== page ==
Three days later, he used executive authority to reinstate the Mexico City policy, which denies federal funding to organizations that provide or promote abortions abroad.
But he needed congressional action to defund Planned Parenthood at home, and a congressional appropriation to begin building the wall he said would ultimately be funded by Mexico.
A week after Trump’s inauguration, Vice President Mike Pence told the March for Life that Trump would keep his pro-life promises — with the help of the newly elected, Republican-majority, pro-life Congress.
“Life is winning again in America,” Pence said.
“That is evident in the election of pro-life majorities in the Congress of the United States of America,” he said. “But it is no more evident, in any way, than in the historic election of a president who stands for a stronger America, a more prosperous America, and a president who, I proudly say, stands for the right to life — President Donald Trump.”
“I like to say that over there at 1600 Pennsylvania Avenue, we are in the promise-keeping business,” said Pence.
“That’s why on Monday, President Trump reinstated the Mexico City Policy to prevent foreign aid from funding organizations that promote or perform abortions worldwide,” said Pence. “That’s why this administration will work with the Congress to end taxpayer funding of abortion and abortion providers, and we will devote those resources to health care services for women across America.”
In 2011, after Republicans won back control of the House in the 2010 election, then-Rep. Pence introduced an amendment that would, as Pence put it, “deny any and all funding to Planned Parenthood Federation of America and its affiliates for the rest of the fiscal year.”
“I rise tonight because I also believe it’s morally wrong to take the taxpayer dollars of millions of pro-life Americans and use it to fund organizations that provide and promote abortion — like Planned Parenthood of America,” Pence said when his amendment was considered on the House floor.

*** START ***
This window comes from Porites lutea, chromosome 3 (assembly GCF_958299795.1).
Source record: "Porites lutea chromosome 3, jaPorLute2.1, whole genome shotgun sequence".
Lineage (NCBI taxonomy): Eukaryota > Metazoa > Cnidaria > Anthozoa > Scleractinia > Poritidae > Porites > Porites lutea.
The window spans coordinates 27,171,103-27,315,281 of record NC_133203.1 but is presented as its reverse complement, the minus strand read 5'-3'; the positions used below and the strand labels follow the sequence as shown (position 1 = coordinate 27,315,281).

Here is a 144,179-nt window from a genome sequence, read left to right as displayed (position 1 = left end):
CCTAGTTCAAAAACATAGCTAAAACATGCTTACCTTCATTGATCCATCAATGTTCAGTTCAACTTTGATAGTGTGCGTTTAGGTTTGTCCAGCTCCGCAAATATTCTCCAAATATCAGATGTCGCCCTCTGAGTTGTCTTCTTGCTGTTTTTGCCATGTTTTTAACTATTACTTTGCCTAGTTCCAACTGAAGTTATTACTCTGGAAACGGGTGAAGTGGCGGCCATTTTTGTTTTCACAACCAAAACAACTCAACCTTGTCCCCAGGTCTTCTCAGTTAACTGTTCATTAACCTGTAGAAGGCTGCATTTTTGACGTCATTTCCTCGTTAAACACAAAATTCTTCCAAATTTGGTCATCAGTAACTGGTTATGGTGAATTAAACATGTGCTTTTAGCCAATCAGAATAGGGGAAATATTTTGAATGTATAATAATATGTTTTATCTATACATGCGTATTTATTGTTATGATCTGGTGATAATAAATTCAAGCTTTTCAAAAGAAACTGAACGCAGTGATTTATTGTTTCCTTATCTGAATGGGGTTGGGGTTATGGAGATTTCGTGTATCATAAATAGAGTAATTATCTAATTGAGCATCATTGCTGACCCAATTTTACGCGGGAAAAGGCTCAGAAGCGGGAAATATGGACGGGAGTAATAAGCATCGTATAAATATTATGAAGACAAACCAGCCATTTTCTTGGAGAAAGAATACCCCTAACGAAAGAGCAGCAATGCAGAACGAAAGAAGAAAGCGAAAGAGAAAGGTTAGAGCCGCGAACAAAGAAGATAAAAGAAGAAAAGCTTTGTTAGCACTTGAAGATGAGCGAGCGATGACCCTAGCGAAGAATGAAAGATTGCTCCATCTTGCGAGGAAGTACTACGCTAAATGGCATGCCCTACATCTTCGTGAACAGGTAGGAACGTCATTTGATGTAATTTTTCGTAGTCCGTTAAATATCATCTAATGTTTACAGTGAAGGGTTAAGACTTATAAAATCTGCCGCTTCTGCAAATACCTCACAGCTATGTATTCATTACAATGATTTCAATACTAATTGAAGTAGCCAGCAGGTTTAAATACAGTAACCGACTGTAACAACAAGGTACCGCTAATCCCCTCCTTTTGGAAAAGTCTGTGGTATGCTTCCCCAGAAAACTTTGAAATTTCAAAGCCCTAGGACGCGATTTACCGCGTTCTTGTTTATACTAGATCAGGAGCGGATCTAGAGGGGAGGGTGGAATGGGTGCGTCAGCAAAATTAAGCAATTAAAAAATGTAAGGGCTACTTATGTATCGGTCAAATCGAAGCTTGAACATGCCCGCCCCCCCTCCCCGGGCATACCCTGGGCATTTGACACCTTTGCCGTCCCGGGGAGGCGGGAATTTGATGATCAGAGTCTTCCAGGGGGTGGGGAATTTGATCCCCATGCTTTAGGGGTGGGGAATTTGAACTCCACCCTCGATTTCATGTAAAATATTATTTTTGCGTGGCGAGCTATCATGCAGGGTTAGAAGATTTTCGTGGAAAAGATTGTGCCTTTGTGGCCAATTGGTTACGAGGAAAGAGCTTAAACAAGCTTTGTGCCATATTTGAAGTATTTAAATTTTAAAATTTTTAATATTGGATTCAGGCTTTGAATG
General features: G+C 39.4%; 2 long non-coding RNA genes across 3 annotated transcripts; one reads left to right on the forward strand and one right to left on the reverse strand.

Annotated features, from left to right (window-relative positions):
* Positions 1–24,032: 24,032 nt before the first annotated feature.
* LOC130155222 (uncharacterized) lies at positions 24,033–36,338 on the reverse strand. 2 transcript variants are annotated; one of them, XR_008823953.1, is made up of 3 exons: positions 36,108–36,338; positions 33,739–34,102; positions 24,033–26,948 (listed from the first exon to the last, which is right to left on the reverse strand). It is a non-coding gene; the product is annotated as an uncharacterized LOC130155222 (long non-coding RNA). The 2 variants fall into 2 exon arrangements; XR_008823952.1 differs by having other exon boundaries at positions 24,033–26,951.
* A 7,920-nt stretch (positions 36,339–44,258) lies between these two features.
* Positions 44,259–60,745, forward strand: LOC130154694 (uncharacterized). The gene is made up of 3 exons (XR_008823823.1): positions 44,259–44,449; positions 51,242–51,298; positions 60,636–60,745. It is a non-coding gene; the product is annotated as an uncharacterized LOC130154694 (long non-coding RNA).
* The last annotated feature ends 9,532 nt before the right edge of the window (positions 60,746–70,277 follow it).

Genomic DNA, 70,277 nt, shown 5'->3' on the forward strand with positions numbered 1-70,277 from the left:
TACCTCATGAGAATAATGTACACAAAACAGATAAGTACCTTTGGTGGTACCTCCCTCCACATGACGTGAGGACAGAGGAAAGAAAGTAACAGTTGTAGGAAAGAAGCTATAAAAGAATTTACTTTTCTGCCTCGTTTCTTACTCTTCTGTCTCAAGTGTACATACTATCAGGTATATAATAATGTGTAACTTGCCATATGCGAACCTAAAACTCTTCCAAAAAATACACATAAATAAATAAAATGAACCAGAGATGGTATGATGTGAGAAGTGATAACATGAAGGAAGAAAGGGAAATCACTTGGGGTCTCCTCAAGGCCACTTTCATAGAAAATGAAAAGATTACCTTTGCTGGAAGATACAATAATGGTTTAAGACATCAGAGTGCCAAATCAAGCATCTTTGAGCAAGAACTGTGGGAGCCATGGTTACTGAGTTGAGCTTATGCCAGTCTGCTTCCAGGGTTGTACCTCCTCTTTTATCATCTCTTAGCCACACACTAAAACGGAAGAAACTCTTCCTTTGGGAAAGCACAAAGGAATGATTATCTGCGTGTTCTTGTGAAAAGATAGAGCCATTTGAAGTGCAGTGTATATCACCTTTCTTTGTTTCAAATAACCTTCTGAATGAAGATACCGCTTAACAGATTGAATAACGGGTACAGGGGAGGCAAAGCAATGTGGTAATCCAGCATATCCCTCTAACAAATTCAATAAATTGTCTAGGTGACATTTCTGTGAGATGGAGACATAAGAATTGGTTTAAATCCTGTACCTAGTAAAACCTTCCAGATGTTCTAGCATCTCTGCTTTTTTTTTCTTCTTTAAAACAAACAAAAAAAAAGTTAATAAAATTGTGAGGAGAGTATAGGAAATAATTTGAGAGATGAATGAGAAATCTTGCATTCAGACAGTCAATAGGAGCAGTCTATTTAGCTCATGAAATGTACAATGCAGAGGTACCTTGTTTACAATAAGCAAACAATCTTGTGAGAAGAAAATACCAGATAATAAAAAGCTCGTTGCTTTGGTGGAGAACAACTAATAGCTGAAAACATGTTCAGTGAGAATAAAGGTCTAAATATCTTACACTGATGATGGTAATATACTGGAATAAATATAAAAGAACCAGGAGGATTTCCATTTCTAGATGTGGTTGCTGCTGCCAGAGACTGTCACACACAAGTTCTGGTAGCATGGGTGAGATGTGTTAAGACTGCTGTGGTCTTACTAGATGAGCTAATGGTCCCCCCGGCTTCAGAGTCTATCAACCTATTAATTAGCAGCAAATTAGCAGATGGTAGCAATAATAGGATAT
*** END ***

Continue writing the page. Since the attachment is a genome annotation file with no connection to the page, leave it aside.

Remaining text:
The House passed Pence’s 2011 amendment, including it in the first funding bill approved by the then-new House Republican majority. But then-House Speaker John Boehner subsequently cut a spending deal with the Democrats in the Senate and the White House that did not include Pence’s amendment to defund Planned Parenthood.
According to the Congressional Research Service, the Government Accountability Office determined that Planned Parenthood Federation of America affiliates received $400.56 million in Medicaid reimbursements in both federal and state dollars in 2012. Planned Parenthood affiliates, according to GAO, also spent $64.35 million in federal Title X funding in 2012.
When the House Republican leaders this year put together their weak and redistributionist reconciliation bill to “repeal and replace” Obamacare, it included language that would have denied Medicaid money to Planned Parenthood — for just one year. But it would not have denied Title X money to Planned Parenthood — because reconciliation bills do not deal with discretionary spending like that doled out under Title X.
When principled House conservatives opposed that Obamacare bill, the Republican leadership did not bring it up for a vote.
Now, Congress faces an April 28 deadline to pass a new government funding bill.
There is currently no talk that it will include language to prohibit funding of Planned Parenthood.
But there is talk that it will not include the language that President Trump has requested to provide $1.4 billion to begin his project to build “a great, great wall on our southern border.”
The Republican House can pass and send to the Republican Senate a bill that funds the border wall but not Planned Parenthood. Or they can pass one that funds Planned Parenthood but not the border wall.
The former course of action would fulfill the campaign promises that got their president elected. The latter would appease congressional Democrats and the liberal press.
So, which will it be?